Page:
Why Arsenal will finish above Chelsea in third place this season.

By Tony Attwood

Now there’s a headline I am pretty sure you won’t see written anywhere else.  But let’s see just how possible it is for Arsenal to finish above Chelsea, based on the games to come and recent results.

Here is the league table

Pos Team P W D L F A W D L F A GD Pts
1 Manchester City 26 10 1 2 36 9 10 2 1 27 8 46 63
2 Liverpool 26 10 3 0 36 7 8 3 2 34 13 50 60
3 Chelsea 25 6 5 1 27 10 8 3 2 22 8 31 50
4 Manchester United 27 7 3 4 21 16 6 5 2 23 18 10 47
5 Arsenal 24 9 2 2 22 10 5 1 5 16 17 11 45

We can all see that with three games in hand over Manchester United, it is quite likely that we will be able to get at least one win from those games meaning that thereafter if we match Manchester United’s record we would get that top-four finish.

But to end up above Chelsea?  That surely is a step too far!

To work out if that is indeed the case we have taken Arsenal’s form across the last 14 games the club has played and Chelsea’s form across the last 13 games that they have played.  Then, rather obviously, we have added the results to the existing league table, to create a season’s end league table based on recent form.

And let me add that of course, I am not so naive as to believe that just because the last 13 or 14 games have ended in a particular manner, the next 13 or 14 will be the same.   Form ebbs and flows, there can be injuries, and there is always the notorious PGMO to consider.

But still it gave me a bit of amusement so I thought I would share it with you.

So we can look at Chelsea’s last 13 and Arsenal’s last 14 games.  And let me stress, this is not the average across the season but the 13 and 14 most recent games the two clubs have played in the league.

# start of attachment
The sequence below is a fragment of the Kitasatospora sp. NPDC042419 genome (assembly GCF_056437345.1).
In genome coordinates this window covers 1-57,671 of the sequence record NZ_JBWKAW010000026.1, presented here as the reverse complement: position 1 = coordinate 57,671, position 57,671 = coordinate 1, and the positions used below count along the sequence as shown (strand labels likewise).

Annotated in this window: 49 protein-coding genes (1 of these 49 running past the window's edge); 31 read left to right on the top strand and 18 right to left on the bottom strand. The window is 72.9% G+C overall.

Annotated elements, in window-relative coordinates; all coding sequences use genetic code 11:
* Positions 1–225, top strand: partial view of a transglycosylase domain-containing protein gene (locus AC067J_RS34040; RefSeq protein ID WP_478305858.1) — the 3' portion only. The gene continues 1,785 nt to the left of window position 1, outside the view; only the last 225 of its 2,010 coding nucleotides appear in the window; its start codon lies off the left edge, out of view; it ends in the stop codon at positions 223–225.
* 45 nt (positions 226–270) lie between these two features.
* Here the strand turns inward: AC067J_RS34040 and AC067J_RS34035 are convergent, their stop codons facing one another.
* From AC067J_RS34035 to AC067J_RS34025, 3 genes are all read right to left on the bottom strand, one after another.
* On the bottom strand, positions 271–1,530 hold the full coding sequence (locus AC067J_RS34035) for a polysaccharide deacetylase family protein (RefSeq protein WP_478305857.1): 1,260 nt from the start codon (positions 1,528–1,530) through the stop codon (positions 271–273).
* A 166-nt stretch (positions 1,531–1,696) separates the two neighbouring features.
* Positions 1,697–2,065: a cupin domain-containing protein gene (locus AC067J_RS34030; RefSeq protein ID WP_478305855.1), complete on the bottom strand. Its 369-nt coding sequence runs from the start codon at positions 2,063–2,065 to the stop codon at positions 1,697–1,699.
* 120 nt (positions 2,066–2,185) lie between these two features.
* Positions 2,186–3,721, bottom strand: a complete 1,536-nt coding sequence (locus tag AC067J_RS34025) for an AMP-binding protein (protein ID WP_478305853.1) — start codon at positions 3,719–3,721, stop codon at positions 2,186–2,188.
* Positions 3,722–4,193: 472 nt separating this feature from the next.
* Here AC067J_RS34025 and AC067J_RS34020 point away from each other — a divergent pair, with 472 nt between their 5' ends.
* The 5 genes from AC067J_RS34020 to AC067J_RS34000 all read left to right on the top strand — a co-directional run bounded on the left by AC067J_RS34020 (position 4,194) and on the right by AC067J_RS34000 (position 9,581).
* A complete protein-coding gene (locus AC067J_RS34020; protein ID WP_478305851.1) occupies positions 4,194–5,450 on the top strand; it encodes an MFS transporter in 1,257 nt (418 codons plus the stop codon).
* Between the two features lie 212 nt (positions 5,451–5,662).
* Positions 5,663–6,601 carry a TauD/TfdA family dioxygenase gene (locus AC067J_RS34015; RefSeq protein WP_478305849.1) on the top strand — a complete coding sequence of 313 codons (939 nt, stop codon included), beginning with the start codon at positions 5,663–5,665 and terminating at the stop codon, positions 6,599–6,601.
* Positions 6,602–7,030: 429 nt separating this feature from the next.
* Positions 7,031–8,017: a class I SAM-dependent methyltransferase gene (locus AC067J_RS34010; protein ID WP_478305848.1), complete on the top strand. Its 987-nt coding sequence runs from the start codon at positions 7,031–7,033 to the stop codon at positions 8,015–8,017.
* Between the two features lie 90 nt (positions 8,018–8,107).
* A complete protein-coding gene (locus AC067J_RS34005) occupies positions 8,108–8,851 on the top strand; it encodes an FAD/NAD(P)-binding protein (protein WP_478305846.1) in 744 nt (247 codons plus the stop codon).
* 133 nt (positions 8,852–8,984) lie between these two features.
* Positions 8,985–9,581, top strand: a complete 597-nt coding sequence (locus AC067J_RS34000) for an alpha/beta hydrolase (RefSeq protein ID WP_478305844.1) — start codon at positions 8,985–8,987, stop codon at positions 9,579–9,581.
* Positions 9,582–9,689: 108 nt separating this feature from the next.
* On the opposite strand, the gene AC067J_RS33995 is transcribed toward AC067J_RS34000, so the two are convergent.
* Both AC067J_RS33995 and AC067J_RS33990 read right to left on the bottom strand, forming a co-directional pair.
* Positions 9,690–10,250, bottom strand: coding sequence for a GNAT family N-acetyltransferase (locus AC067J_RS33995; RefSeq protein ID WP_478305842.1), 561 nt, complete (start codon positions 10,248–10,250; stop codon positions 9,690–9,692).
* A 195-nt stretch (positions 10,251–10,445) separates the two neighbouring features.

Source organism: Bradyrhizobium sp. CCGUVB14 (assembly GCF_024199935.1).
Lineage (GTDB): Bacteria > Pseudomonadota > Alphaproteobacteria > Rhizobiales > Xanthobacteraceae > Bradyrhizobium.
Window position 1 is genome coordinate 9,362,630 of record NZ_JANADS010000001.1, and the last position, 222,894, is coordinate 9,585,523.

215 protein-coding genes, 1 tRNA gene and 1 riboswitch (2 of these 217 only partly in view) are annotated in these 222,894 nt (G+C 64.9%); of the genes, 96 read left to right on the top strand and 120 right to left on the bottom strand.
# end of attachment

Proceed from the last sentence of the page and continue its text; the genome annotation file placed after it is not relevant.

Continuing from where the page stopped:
But we need to go a bit further than this.  Each side has 19 home games and 19 away games overall, and looking at the table we find that Arsenal have six home games left and eight away games.  So we need to take the last six at home and last eight away and add them to our current league position, rather than just the last 14 games.

Meanwhile, Chelsea have seven home games left and six away games.   So now we start adding in the requisite numbers for each side and thus incorporating the fact that although Chelsea have fewer games to play, they have more of a home advantage.

Here is the table of Arsenal’s last six home games and last eight away games, plus in comparison Chelsea’s last seven home games and their last six away games.

    H O M E A W A Y      
Team P W D L F A W D L F A GD Pts
Arsenal 14 4 1 1 10 4 4 1 3 15 10 11 26
Chelsea 13 2 5 0 11 8 2 2 2 7 6 4 19

Thus based on the last 13 and 14 games divided into home and away according to the number left for each side, Arsenal will get 26 points and Chelsea 19.

Meanwhile the current league table shows

Pos Team P W D L F A W D L F A GD Pts
1 Manchester City 26 10 1 2 36 9 10 2 1 27 8 46 63
2 Liverpool 26 10 3 0 36 7 8 3 2 34 13 50 60
3 Chelsea 25 6 5 1 27 10 8 3 2 22 8 31 50
4 Manchester United 27 7 3 4 21 16 6 5 2 23 18 10 47
5 Arsenal 24 9 2 2 22 10 5 1 5 16 17 11 45

So adding the results of recent home and away games in the number needed to the current league table we create a final league table of… 

Team P W D L F A W D L F A GD Pts
Chelsea 38 8 10 1 38 18 10 5 4 29 12 37 69
Arsenal 38 13 3 3 32 14 9 2 8 31 27 22 71

Thus Arsenal would come in ahead of Chelsea.